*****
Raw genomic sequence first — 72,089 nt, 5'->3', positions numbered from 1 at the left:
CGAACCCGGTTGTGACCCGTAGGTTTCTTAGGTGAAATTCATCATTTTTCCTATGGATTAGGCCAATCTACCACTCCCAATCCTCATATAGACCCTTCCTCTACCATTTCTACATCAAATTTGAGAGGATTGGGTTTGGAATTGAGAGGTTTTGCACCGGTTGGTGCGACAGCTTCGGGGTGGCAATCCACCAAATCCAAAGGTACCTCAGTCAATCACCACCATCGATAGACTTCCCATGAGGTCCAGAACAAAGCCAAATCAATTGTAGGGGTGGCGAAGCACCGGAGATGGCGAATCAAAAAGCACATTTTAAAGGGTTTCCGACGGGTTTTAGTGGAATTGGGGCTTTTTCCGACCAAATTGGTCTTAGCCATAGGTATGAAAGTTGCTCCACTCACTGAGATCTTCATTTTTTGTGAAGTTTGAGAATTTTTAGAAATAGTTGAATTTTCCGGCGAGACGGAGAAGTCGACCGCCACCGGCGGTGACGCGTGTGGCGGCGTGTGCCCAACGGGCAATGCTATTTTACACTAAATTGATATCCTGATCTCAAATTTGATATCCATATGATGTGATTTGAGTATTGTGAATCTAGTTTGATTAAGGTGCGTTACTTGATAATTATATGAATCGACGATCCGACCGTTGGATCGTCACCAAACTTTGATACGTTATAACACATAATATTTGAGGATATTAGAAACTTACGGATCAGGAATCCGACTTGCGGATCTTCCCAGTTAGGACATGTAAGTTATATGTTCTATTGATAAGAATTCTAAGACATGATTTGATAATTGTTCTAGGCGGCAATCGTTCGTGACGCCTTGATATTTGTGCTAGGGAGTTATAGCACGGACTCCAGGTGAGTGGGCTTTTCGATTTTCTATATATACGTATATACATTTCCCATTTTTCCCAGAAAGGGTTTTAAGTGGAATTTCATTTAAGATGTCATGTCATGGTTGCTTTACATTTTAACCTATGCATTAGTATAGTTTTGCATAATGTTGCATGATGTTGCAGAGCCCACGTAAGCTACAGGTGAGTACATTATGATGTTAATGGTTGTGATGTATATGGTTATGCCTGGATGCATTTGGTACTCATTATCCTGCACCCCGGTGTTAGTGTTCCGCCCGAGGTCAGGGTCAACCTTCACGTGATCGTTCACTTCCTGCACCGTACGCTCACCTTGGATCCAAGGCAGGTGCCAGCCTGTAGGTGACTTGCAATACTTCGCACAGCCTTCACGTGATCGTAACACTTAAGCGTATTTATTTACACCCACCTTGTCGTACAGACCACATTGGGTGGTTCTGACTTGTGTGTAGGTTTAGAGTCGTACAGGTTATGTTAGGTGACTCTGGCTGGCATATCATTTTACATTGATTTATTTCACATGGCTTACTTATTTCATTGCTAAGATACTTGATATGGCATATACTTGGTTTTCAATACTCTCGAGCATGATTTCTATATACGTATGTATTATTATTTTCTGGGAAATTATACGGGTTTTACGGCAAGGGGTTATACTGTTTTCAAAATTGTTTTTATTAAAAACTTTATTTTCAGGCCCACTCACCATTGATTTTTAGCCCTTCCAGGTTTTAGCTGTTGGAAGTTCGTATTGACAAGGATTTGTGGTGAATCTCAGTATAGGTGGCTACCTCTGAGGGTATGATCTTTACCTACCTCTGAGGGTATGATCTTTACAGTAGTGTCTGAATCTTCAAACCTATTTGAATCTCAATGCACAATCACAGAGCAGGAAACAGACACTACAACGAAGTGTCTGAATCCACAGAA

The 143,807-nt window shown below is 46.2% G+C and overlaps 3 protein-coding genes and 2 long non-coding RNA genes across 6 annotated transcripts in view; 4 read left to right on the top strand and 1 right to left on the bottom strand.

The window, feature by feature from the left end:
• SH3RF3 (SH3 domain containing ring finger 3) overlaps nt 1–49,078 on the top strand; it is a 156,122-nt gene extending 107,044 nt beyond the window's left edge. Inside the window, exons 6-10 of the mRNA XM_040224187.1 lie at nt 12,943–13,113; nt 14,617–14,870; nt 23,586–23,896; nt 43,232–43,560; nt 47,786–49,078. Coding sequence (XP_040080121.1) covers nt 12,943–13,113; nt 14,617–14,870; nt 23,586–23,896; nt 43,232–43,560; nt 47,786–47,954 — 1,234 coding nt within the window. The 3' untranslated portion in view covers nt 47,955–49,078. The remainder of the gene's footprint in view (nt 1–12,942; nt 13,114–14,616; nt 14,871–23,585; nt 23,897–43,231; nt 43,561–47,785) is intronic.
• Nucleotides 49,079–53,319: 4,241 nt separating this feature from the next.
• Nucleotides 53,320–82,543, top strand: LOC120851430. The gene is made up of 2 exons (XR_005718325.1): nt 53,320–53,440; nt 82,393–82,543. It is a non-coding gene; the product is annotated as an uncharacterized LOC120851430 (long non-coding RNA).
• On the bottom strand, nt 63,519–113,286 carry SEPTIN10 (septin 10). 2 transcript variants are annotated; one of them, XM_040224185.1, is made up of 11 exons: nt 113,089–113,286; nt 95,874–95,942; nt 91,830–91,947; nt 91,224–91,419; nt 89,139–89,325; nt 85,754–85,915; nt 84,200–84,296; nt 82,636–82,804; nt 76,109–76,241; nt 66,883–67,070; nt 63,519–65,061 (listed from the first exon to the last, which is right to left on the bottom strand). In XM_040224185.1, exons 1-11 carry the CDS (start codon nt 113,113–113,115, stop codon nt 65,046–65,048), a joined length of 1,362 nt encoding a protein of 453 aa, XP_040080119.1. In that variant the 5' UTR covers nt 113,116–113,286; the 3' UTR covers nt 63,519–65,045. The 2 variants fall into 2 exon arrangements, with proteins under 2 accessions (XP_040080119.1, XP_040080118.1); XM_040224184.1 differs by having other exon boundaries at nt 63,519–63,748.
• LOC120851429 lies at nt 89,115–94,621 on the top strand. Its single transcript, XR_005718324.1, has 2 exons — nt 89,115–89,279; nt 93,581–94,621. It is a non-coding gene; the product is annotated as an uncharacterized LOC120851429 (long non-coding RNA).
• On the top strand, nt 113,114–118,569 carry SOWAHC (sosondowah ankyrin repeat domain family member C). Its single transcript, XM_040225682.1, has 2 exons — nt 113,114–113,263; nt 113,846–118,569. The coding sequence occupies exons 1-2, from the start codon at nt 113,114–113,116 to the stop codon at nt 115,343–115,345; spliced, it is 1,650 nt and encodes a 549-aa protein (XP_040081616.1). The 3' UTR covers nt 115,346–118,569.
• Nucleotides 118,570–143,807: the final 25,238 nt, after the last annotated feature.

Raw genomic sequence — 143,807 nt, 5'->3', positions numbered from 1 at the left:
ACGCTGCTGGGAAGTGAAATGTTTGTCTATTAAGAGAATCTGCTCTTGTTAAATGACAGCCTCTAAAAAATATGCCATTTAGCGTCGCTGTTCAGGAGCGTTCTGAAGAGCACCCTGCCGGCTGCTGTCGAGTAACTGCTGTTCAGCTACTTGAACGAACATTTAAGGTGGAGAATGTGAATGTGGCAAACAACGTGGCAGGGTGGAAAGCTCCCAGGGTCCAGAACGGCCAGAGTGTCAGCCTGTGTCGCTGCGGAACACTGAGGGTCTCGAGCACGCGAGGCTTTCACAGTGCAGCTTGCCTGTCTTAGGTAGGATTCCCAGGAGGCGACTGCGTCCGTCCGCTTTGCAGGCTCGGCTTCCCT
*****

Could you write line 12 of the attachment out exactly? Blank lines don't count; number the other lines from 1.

Raw genomic sequence — 143,807 nt, 5'->3', positions numbered from 1 at the left: